I certainly enjoy my yearly visits to the east coast of my childhood. The lofty civic buildings and cathedrals of the east seem so stately to one who has spent the last thirty years in the spectacular Wild West. On my way to Mom and Dad’s, I stopped into the beautiful Harrisburg cathedral to make my holy hour. A school Mass was just ending, with three servers (all girls) leading the recessional. Half an hour later, the sacristan (a young lady) began setting the altar for the noon Mass. Like the schoolgirls, she was vested in a graceful white robe with flowing hair. She was beautiful and pious, deeply genuflecting as she crossed the tabernacle: the kind of young woman any Catholic man would want to marry. How beautiful, I thought, to see the maidens serving in God’s sanctuary.
But I couldn’t help but think: where are the men? It reminded me of a visit to Russia ten years ago. In all the shops and factories we visited, not a man was to be seen. When I asked one of the women where all the men were, she responded, “at home drinking.” The Soviet system encouraged women to leave their homes and get into the workplaces. They quickly bested their male counterparts, and the dispirited men retreated to their vodka.
Women are naturally communitarian. Men are naturally lazy (pardon my chauvinism, brothers!). Women often have to goad men to cut the grass, to bring home the bacon, to serve as community leaders. Who but the good sisters pushed many a young man into the seminary?
I understand that many faithful women feel excluded from “the altar” by the Catholic Church. The practice of female altar servers, in one sense, brings women closer to the heart of worship and affirms their discipleship. That is a good thing. At the same time it glosses over some deeper questions—the respective identities of male and female in the economy of salvation; our spousal relation to Christ as bride to the Bridegroom; the sign value of the Divine Liturgy. But leaving those deeper questions aside, female altar servers accomplish the good of affirming women’s love for the Mass and desire to draw closer to Jesus in the Divine Sacrifice. But does not women in the sanctuary push out another good, which is men in the sanctuary? I know that most girls and women only want to help, as is their nature, and would not intentionally push the boys aside, but that is what in fact usually happens. I found Joseph Sciambra’s experience interesting in this regard.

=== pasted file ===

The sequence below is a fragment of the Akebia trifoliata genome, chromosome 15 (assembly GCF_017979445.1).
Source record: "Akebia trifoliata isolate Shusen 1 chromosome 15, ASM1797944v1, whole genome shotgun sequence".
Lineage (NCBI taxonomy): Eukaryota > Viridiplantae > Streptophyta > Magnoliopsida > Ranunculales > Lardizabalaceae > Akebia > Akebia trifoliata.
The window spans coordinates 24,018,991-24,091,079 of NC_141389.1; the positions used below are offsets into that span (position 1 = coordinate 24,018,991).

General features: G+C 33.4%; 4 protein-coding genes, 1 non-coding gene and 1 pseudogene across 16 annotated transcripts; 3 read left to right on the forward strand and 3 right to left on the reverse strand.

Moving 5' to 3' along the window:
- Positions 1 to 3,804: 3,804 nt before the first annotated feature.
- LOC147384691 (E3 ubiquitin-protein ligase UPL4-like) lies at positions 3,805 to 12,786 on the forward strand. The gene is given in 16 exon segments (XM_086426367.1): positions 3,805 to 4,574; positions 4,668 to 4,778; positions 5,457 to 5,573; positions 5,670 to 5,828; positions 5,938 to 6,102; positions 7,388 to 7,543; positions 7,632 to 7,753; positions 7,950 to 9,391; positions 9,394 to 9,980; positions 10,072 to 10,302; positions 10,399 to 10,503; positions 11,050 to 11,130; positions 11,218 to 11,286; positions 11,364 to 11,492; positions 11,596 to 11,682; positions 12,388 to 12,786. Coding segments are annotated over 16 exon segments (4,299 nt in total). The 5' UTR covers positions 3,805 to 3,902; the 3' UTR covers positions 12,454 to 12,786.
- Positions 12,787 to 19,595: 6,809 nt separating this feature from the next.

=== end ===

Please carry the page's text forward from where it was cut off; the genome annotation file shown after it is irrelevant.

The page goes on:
It is an act of humility for girls to leave the serving to the boys, but the fact is most men will simply not find the motivation to serve unless they are given “their space.” (Girls too need their space in places like all-girls colleges, girl scouts, etc.) It is hoped that the small sacrifice boys make to serve at the altar will lead them to make the great sacrifices required of husbands and fathers or priests.
Every week Michael, an 8th grade server, runs his razor scooter five blocks from his home to serve the 7:30 Mass, even when he doesn’t want to. This morning arrived breathless in the sacristy five minutes before Mass. His scheduled partner could not make it, and Michael was loath to serve all by himself—wasn’t that confident in his Latin. But he did it, and did it well. Then he hopped back on the scooter to make it back for school. He could have just left it to the bright-eyed girls, if there were any. But there are only boys for the Latin Mass, and so he takes that responsibility upon himself. I can think of few better ways to train a boy for manhood.